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Pottery lidded jar of the sort used to store the Dead Sea Scrolls
From Qumran, Israel, 1st century AD
A container for ancient manuscripts
This jar and lid were found with others at the site of Khirbet Qumran at the foot of cliffs in the desolate country overlooking the north-west shore of the Dead Sea. The building was the monastery of an extremely religious group of Jews, the Essenes, who had moved to seclusion there in about 150 BC. Excavations at Qumran have suggested that the site was destroyed by the Romans in AD 66-70 when the emperors Vespasian and Titus crushed a Jewish revolt.
In 1947 an Arab goat-herd, who was in pursuit of a runaway goat near the ruins of Khirbet Qumran, stumbled into a cave containing ancient Hebrew manuscripts. Now known as the Dead Sea Scrolls, the manuscripts had been stored in cylindrical jars like this one. They are thought to have come from the library of Qumran. The texts, although incomplete and fragmentary, include all the books of the Old Testament except Esther and the Apocrypha and were presumably deposited in the caves for safekeeping. They have provided valuable information on the development of the biblical texts and ideas current in the time of the rise of Christianity.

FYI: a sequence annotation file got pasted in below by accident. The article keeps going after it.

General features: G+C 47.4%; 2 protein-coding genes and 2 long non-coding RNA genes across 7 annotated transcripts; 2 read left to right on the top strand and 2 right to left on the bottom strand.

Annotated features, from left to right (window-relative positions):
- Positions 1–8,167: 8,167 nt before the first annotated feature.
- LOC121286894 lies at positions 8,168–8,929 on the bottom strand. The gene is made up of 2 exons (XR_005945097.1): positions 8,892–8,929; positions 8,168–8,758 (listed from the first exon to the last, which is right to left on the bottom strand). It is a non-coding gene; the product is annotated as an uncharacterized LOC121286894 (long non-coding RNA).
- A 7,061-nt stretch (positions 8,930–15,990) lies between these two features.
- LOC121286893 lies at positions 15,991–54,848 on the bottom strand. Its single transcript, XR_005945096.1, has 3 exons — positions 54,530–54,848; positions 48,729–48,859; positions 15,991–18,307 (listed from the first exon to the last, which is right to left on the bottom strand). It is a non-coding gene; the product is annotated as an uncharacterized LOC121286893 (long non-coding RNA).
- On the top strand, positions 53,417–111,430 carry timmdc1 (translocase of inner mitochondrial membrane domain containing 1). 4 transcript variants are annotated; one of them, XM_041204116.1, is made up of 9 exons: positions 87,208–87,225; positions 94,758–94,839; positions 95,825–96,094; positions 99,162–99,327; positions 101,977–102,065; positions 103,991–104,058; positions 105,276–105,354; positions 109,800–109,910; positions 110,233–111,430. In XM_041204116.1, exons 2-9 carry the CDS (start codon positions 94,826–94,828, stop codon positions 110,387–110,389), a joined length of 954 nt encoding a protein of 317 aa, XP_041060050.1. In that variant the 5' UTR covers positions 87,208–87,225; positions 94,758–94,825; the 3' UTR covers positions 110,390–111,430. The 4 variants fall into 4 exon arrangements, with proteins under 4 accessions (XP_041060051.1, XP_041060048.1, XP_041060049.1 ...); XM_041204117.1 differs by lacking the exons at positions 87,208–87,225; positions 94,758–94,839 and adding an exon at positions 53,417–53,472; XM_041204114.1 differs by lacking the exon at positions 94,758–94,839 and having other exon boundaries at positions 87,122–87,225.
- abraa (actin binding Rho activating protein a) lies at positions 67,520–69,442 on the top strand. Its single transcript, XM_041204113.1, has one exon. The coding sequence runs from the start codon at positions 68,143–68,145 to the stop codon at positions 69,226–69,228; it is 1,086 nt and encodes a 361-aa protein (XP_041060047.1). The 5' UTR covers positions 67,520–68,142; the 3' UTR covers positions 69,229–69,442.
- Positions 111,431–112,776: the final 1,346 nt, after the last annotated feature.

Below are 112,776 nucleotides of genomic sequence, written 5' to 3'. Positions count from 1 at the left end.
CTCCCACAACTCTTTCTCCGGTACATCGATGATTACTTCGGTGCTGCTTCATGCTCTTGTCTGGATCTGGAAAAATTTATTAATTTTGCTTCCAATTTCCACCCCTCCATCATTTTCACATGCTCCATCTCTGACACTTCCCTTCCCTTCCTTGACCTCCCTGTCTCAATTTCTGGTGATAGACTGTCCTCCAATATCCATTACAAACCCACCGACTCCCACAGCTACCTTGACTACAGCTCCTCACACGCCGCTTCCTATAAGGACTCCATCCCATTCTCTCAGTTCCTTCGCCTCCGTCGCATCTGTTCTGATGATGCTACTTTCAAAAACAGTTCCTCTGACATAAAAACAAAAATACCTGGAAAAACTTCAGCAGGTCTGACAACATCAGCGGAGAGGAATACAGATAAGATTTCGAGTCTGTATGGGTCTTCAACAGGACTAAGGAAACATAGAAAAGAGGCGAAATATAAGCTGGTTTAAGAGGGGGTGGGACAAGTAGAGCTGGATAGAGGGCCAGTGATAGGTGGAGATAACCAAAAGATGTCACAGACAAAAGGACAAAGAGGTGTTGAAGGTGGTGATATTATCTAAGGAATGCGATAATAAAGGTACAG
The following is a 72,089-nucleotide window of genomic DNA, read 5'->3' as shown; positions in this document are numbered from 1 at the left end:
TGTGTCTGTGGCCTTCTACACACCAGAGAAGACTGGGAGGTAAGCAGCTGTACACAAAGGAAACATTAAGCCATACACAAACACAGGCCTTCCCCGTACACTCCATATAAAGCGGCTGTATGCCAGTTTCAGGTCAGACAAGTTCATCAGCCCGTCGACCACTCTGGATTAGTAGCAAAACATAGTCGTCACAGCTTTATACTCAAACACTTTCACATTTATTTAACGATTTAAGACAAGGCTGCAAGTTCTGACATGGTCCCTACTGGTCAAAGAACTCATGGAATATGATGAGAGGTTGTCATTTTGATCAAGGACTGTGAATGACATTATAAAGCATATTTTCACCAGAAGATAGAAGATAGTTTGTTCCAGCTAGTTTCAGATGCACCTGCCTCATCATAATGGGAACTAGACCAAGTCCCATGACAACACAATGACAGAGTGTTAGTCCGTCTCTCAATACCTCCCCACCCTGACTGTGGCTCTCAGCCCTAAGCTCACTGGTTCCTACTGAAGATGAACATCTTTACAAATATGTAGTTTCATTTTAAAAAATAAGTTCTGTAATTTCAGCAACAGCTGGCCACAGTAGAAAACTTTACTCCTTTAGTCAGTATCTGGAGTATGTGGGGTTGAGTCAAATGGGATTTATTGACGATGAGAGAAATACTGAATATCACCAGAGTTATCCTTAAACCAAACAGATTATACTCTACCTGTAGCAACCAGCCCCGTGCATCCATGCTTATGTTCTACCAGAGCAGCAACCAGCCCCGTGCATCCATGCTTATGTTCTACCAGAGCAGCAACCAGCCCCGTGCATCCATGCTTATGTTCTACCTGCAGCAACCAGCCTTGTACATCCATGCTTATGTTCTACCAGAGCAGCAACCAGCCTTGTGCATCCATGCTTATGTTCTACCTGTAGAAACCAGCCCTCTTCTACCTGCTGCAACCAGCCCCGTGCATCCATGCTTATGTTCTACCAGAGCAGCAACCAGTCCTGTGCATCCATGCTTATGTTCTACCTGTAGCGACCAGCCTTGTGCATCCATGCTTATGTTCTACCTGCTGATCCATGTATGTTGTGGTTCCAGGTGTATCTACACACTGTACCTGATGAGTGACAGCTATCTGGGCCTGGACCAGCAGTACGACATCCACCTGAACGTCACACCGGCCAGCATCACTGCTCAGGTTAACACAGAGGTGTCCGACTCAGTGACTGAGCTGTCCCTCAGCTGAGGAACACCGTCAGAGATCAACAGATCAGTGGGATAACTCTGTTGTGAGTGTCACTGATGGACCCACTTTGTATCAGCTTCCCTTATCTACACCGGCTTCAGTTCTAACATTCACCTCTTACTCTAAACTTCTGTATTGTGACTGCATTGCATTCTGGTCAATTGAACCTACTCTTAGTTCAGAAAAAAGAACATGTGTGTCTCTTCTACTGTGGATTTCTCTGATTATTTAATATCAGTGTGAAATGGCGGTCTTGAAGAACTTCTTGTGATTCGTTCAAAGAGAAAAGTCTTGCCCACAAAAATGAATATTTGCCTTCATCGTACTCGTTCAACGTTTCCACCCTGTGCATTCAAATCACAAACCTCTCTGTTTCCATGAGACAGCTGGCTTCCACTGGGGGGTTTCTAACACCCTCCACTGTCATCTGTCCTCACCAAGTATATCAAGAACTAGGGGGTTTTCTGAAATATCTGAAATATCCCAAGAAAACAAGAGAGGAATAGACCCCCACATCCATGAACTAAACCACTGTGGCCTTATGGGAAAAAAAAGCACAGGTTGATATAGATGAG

T.C. Mitchell, The Bible in the British Museu (London, The British Museum Press, 1988)
J.N. Tubb, Canaanites (London, The British Museum Press, 1998)